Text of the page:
The 504 victims represented by the Limited Trustee reach an out-of-court settlement in the amount of $75,000 per claimant, with an additional $25,000 payable in three years to those who live outside of the province's three mental health institutions.
June 5, 1998
Field Atkinson Perraton continues to pursue claims on behalf of more than 100 other sterilization and confinement victims who are not dependent adults.
Sterlization victims' lawsuit has been postponed, with a trial start date looking to be September 7, 1999, at request of the lawyers.

A Brief History of Eugenics

Francis Galton conceived of the idea of eugenics in 1883, eugenics coming from the Greek and meaning "well born" or "good origin" (depending on where you look).

Galton combined his cousin Charles Darwin's ideas and current ideas of heredity. What Galton saw as necessary was a form of artificial selection, which he called eugenics. "Eugenics is the study of agencies under social control that may improve or impair the racial qualities of future generations, whether physically or mentally," Galton stated.

By 1931, eugenicists had convinced twenty-seven American states to enact sterilization laws, which barred "flawed" individuals from reproducing. By 1935, Norway, Sweden, Denmark, Switzerland and Germany had followed. Eventually more than 30 U.S. states would practice it, as well as Alberta and B.C.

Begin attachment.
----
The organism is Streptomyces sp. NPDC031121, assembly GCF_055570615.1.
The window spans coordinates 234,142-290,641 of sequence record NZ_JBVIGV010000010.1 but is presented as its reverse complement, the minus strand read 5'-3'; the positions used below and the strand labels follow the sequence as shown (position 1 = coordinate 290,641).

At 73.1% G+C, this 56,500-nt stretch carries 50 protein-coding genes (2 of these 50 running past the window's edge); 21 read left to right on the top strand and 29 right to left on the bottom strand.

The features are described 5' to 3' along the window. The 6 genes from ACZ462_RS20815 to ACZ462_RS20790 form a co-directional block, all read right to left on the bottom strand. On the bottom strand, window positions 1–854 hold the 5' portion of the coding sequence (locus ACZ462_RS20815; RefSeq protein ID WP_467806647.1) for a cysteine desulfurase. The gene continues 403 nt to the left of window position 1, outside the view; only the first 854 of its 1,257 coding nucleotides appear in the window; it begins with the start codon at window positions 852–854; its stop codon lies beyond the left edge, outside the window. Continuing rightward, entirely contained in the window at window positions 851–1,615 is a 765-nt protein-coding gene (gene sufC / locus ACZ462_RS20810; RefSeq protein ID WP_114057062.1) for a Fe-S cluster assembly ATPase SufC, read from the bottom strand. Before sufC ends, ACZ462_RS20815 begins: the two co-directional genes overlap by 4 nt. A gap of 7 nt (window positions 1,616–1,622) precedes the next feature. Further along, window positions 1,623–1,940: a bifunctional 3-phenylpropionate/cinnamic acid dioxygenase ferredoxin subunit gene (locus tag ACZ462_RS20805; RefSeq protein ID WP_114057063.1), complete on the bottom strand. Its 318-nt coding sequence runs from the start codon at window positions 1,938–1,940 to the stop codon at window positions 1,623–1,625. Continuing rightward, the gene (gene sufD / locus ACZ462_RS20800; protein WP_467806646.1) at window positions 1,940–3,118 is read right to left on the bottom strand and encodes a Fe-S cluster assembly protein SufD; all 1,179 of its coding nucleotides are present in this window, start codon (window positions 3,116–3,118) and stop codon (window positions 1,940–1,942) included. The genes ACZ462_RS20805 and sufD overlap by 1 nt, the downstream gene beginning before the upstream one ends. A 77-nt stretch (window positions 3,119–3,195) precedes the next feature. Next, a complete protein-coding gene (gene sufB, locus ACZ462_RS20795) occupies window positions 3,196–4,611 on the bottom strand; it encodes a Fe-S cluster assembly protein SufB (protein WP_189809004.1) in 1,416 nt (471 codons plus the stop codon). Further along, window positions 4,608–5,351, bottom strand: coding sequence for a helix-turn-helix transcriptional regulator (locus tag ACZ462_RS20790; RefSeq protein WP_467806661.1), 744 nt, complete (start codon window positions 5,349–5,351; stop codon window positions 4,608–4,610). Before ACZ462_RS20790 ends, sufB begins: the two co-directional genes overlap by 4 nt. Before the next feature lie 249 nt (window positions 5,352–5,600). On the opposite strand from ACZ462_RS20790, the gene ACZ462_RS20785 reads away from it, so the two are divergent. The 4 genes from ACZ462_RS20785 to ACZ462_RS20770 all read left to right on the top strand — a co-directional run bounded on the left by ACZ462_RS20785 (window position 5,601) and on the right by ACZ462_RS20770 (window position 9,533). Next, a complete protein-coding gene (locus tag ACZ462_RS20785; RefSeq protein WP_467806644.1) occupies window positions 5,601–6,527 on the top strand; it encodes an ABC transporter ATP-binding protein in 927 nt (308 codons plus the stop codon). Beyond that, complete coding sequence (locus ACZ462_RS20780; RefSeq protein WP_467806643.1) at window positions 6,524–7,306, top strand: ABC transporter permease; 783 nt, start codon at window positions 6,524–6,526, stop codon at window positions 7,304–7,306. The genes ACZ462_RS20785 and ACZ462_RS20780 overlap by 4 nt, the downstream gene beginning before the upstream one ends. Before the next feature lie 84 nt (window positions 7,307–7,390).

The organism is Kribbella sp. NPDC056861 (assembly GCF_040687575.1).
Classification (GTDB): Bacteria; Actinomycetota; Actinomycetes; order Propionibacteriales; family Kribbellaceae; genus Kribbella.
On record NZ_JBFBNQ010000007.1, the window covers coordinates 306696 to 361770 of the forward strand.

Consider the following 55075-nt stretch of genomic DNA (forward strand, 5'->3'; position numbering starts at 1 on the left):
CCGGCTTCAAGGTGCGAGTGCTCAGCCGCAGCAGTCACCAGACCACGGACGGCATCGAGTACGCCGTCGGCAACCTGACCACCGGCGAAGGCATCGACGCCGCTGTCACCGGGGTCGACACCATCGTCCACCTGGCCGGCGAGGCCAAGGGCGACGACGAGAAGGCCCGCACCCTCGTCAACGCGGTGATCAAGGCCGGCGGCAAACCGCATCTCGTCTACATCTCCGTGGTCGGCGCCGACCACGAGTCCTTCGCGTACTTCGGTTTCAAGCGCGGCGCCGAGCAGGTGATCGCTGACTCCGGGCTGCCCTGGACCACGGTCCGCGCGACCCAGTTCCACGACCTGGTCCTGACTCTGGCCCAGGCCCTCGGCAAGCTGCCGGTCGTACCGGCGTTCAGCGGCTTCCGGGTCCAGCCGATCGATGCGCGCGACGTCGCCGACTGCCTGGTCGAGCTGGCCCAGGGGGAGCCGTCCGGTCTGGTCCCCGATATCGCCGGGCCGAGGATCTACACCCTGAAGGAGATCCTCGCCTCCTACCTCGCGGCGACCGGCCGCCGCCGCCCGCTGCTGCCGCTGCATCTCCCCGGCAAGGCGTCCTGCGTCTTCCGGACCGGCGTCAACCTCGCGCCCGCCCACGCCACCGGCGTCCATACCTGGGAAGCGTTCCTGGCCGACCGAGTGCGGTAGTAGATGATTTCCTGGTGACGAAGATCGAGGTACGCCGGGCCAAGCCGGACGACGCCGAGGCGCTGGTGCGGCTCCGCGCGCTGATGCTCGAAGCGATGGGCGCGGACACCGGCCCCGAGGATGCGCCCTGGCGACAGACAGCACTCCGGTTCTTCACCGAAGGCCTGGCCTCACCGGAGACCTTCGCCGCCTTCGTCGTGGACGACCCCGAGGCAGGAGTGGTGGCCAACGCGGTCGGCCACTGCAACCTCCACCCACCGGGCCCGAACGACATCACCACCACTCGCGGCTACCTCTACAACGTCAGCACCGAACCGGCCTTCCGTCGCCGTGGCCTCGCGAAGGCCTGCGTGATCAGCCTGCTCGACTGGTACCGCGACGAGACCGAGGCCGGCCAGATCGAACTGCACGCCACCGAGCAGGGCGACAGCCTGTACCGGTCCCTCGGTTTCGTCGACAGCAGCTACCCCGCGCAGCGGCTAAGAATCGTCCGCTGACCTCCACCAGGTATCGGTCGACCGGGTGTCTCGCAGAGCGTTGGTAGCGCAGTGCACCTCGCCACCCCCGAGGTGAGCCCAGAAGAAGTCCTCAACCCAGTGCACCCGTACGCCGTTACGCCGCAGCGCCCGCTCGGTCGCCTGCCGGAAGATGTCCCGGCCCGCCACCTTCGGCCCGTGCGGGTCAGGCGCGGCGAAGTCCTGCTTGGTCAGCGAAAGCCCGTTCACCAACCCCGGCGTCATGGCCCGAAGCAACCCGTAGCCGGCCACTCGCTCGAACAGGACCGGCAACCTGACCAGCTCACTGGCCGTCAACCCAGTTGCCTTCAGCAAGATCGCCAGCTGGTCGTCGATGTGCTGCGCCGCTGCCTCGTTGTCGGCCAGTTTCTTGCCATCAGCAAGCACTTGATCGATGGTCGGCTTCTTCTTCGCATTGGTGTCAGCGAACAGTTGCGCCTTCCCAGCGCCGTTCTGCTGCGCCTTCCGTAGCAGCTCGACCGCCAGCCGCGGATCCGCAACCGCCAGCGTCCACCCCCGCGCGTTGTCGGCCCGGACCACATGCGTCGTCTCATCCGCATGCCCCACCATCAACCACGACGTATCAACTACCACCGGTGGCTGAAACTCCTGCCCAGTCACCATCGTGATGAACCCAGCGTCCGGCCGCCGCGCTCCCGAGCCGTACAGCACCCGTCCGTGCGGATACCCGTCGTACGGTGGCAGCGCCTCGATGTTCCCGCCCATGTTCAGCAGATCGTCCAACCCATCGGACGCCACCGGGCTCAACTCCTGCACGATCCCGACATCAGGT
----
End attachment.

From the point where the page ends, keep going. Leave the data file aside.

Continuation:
When Hitler became interested in eugenics, and began implementing it in 1935, we all know what followed. It was used against what were viewed as genetic defects, including those who were deaf, blind, mute, disabled, or homosexual. Ultimately it became an attempt to systematically eliminate the Jewish race in a bid to maintain racial purity.

Ideas of eugenics persist today- take a look at recent examples such as The Bell Curve, which is used by many contemporary eugenicists and racists to argue their case. Most extraordinary of all, however, is how a simple internet search on the word 'eugenics' comes up with scores of sites preaching this doctrine of racial superiority.

The most interesting, non-racist, site out there appears to be EUGENICS WATCH. Check out their site for information on a whole variety of important topics, including eugenics.